Southern Utah Business Climate Positive for 2016

St. George—Things are looking good for business in Southern Utah. A group of nearly 20 business leaders, who gathered for Utah Business’ annual Southern Utah roundtable, were mostly optimistic when it came to forecasting the region’s business climate in 2016.

Bruce Jensen, president and CEO of Town & Country Bank, shared the results from a survey the bank conducted at the region’s “What’s Up Down South?” economic summit. The data gleaned from 159 randomly-selected businesses was “very encouraging,” said Jensen.

“Sixty-seven percent of respondents said that their annual earnings should exceed those of 2015. Forty-two percent anticipated that increase to be within 10 percent of last year’s revenues, and 34 percent expected it to be within 11-25 percent. That’s a marginal increase,” said Jensen. He continued on to say that new hiring was expected by 67 percent of respondents, and that all indications were that St. George would continue to expand, economically. “From a banking perspective, we are seeing no slowdown whatsoever in our loan demand, locally.”

His sentiments were echoed by Pam Palermo, director of membership services for the St. George Chamber.

“At the chamber, we see a huge growth in small business again, and again, and again. It’s definitely continuing to grow,” she said. “Small business just continues to grow.”

Already, several notable projects are in various stages of development around Southern Utah. Rick Rosenberg, mayor of Santa Clara, says the city is expecting to see the opening of the long-awaited Harmons grocery store, which has been in the works since 2008.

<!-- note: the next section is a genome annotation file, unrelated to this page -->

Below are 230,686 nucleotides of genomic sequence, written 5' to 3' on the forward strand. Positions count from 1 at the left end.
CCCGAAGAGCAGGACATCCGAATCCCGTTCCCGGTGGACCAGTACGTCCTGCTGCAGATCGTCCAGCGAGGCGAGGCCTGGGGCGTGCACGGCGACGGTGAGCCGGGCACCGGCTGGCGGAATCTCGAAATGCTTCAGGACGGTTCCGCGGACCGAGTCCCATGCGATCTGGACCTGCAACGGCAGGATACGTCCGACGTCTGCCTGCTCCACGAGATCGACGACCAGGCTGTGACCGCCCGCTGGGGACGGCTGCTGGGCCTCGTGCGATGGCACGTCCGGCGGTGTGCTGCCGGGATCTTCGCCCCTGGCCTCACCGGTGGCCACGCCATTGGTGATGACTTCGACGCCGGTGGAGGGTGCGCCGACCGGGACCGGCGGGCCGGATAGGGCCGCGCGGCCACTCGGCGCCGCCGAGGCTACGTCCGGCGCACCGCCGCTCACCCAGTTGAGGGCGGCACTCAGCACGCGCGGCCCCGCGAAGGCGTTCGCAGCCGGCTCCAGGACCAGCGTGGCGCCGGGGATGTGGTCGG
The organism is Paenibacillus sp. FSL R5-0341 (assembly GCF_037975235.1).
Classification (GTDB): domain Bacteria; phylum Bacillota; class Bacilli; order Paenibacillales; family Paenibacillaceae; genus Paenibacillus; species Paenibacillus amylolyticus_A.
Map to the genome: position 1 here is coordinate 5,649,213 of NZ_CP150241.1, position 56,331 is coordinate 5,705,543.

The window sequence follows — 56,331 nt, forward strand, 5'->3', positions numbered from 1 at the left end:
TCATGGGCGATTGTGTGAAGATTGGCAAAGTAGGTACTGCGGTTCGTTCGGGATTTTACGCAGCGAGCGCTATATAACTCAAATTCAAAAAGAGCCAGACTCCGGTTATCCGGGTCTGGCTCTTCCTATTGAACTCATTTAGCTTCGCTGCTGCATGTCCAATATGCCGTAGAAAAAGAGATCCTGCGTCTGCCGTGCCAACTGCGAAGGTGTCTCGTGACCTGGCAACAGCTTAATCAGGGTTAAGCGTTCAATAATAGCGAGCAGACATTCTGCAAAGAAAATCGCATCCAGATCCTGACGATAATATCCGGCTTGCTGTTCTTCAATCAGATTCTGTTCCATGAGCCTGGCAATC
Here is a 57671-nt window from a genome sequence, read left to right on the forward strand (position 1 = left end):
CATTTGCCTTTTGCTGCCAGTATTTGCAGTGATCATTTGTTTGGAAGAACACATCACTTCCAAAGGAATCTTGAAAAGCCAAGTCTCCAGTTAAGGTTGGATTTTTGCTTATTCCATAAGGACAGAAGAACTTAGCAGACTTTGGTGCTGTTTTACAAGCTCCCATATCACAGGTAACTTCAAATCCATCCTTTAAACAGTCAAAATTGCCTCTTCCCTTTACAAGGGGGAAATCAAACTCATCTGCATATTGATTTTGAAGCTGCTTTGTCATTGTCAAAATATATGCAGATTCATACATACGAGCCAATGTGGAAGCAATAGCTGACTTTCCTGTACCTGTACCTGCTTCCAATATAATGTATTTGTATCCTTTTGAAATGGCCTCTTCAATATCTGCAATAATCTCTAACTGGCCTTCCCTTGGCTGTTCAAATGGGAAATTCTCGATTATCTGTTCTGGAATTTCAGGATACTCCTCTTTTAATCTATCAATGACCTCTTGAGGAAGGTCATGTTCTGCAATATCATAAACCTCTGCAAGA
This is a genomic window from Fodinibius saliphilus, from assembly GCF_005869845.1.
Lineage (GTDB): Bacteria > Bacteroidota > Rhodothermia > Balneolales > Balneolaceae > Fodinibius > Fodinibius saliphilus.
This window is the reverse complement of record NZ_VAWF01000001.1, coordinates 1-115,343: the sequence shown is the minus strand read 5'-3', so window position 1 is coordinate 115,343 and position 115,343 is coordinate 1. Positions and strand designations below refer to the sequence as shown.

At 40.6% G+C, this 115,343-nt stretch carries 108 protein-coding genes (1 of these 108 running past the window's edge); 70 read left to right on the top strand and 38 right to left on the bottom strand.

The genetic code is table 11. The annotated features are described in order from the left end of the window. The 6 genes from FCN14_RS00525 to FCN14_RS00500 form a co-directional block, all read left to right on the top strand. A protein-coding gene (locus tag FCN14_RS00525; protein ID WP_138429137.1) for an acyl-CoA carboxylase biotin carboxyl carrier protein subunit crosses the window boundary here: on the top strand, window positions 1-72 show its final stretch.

“Santa Clara is on the cusp of having the first major commercial center within the city,” says Rosenberg. “The city is extremely excited about it… All the new Harmons stores are very modern and European. They have all these neat things inside; gelato and artesian bread and a cooking school upstairs. It’s a beautiful facility.”

Chris Hart, mayor of the city of Ivins—a small community of roughly 7,000—says that 2016 may be one of the most active for the city in terms of construction. The city is expecting the Sentierre Resort, what Hart calls “the first five-star, world-class resort in Washington County,” to break ground on its 44 villa units and hotel central complex in the near future. Rocky Vista College of Osteopathic Medicine will also break ground in early spring on a 105,000 square-foot complex and adjacent student housing.

“The outlook for Ivins for 2016 is pretty remarkable for a city our size. Ivins is a city that seems to attract some pretty exclusive kinds of projects. In our general plan we declare ourselves to be a destination resort, which we’re striving to become,” he said. “My job is to just get people to Ivins. Ivins sells itself pretty well.”

The roundtable was moderated by Jeriah Threlfall, executive director of the Economic Development Council of Washington County. Read the full account of the Southern Utah Roundtable in the March issue of Utah Business.